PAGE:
Exotic animals and plants are crisscrossing the globe as never before. Many of these unwelcome species have found their way to the Chicago area and are wreaking havoc on our local ecosystem.
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NAME: Sea lamprey (Petromyzon marinus)
ORIGIN: Atlantic Ocean
DATE INTRODUCED: 1835 (Lake Ontario); 1921 (Lake Erie)
HOW IT GOT HERE: Arrived in Great Lakes through Welland Canal
With its suction-cup mouth filled with sharp, hooked teeth, this parasitic, snakelike invader attaches itself to a host fish, chews a small hole, and feeds off the victim's blood, either killing the host or severely weakening it. Lampreys are believed to be responsible for the declining lake trout and salmon populations, particularly in the Great Lakes. By wiping out large numbers of lake trout, which are indigenous predators, sea lampreys have allowed other invasive prey species, such as rainbow smelt and alewives, to flourish without any competition. Deterioration in the stock of large fish has also hurt commercial and sport fishing across the Great Lakes.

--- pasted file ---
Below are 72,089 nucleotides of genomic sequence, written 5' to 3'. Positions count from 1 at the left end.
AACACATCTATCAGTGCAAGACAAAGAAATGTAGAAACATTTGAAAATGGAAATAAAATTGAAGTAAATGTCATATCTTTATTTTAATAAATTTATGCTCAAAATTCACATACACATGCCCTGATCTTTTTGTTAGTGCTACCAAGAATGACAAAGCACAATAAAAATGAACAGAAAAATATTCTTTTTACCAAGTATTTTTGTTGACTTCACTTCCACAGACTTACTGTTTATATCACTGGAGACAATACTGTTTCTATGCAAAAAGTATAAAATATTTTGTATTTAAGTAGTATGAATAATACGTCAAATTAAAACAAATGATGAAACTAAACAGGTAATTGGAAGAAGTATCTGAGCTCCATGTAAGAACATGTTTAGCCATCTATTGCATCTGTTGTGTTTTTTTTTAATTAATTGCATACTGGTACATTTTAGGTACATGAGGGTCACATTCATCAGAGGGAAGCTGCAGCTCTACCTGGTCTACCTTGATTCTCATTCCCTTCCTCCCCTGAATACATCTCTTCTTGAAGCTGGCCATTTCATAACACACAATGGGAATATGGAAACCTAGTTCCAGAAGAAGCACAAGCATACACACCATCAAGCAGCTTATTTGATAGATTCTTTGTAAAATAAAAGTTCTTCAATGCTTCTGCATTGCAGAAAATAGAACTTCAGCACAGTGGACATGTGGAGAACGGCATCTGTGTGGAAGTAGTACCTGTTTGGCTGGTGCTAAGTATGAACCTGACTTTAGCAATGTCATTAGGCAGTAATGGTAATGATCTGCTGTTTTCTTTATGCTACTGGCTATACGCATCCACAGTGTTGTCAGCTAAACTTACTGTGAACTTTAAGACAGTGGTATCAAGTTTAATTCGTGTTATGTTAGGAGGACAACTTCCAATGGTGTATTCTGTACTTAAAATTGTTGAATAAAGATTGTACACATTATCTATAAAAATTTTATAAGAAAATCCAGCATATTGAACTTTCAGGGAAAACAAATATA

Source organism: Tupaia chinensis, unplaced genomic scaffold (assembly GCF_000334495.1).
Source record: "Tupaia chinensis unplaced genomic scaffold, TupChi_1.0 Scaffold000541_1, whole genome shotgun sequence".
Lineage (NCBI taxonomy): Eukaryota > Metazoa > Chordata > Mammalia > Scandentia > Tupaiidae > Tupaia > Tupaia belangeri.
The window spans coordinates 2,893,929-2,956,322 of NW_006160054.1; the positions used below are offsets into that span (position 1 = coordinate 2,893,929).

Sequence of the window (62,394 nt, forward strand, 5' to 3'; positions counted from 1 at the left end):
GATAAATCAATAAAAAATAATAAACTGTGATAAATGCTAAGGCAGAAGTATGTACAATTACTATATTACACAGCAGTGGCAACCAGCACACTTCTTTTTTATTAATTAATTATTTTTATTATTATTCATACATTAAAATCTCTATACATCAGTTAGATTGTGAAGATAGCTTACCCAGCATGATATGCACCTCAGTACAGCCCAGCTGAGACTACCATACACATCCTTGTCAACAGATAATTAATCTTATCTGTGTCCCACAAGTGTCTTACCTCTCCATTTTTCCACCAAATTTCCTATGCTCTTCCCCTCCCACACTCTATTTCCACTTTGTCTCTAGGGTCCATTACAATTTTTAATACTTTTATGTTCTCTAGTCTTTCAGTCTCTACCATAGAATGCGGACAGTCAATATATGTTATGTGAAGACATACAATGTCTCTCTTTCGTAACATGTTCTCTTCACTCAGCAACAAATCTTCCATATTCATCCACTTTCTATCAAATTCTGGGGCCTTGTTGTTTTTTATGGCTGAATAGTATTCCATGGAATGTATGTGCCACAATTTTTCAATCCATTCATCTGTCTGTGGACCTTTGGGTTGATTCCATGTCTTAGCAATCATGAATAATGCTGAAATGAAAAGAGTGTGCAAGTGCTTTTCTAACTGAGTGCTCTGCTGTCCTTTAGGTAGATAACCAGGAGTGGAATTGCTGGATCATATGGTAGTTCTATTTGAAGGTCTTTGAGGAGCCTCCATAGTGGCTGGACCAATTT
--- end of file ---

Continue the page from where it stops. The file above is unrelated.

THE FIGHT: Sea lampreys are one of the few aquatic invasives that have been kept in check. Scientists use a chemical toxin specific to lampreys (a mixture of trifluoromethyl and nitrophenol, or TFM) in infested waters and in potential breeding areas. They are also experimenting with pheromones to disrupt lamprey migrations and mating.